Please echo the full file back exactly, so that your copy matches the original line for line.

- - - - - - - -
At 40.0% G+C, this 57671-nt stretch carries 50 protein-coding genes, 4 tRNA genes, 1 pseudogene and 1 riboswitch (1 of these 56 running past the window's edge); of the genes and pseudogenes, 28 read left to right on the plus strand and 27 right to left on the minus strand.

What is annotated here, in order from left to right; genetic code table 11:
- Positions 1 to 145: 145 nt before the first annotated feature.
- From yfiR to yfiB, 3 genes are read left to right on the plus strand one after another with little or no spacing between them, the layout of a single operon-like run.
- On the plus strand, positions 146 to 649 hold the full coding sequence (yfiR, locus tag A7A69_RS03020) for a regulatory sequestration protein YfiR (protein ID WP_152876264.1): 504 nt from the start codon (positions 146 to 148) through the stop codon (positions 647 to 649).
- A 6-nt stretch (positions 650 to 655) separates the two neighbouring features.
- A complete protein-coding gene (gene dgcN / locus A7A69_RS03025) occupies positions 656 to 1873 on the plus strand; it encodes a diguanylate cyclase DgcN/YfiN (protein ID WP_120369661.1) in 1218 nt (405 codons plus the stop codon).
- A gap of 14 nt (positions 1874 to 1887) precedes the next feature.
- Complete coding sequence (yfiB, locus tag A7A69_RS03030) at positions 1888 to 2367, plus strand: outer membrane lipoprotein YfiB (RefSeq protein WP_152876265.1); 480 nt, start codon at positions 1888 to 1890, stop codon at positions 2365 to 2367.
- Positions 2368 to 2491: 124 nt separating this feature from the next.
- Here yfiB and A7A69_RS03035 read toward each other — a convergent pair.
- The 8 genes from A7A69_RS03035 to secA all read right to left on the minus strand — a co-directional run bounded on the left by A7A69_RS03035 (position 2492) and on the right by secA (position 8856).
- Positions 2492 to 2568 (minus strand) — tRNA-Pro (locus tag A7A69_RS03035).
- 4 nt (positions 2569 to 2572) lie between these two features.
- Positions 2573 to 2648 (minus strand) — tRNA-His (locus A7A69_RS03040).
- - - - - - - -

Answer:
At 40.0% G+C, this 57671-nt stretch carries 50 protein-coding genes, 4 tRNA genes, 1 pseudogene and 1 riboswitch (1 of these 56 running past the window's edge); of the genes and pseudogenes, 28 read left to right on the plus strand and 27 right to left on the minus strand.

What is annotated here, in order from left to right; genetic code table 11:
- Positions 1 to 145: 145 nt before the first annotated feature.
- From yfiR to yfiB, 3 genes are read left to right on the plus strand one after another with little or no spacing between them, the layout of a single operon-like run.
- On the plus strand, positions 146 to 649 hold the full coding sequence (yfiR, locus tag A7A69_RS03020) for a regulatory sequestration protein YfiR (protein ID WP_152876264.1): 504 nt from the start codon (positions 146 to 148) through the stop codon (positions 647 to 649).
- A 6-nt stretch (positions 650 to 655) separates the two neighbouring features.
- A complete protein-coding gene (gene dgcN / locus A7A69_RS03025) occupies positions 656 to 1873 on the plus strand; it encodes a diguanylate cyclase DgcN/YfiN (protein ID WP_120369661.1) in 1218 nt (405 codons plus the stop codon).
- A gap of 14 nt (positions 1874 to 1887) precedes the next feature.
- Complete coding sequence (yfiB, locus tag A7A69_RS03030) at positions 1888 to 2367, plus strand: outer membrane lipoprotein YfiB (RefSeq protein WP_152876265.1); 480 nt, start codon at positions 1888 to 1890, stop codon at positions 2365 to 2367.
- Positions 2368 to 2491: 124 nt separating this feature from the next.
- Here yfiB and A7A69_RS03035 read toward each other — a convergent pair.
- The 8 genes from A7A69_RS03035 to secA all read right to left on the minus strand — a co-directional run bounded on the left by A7A69_RS03035 (position 2492) and on the right by secA (position 8856).
- Positions 2492 to 2568 (minus strand) — tRNA-Pro (locus tag A7A69_RS03035).
- 4 nt (positions 2569 to 2572) lie between these two features.
- Positions 2573 to 2648 (minus strand) — tRNA-His (locus A7A69_RS03040).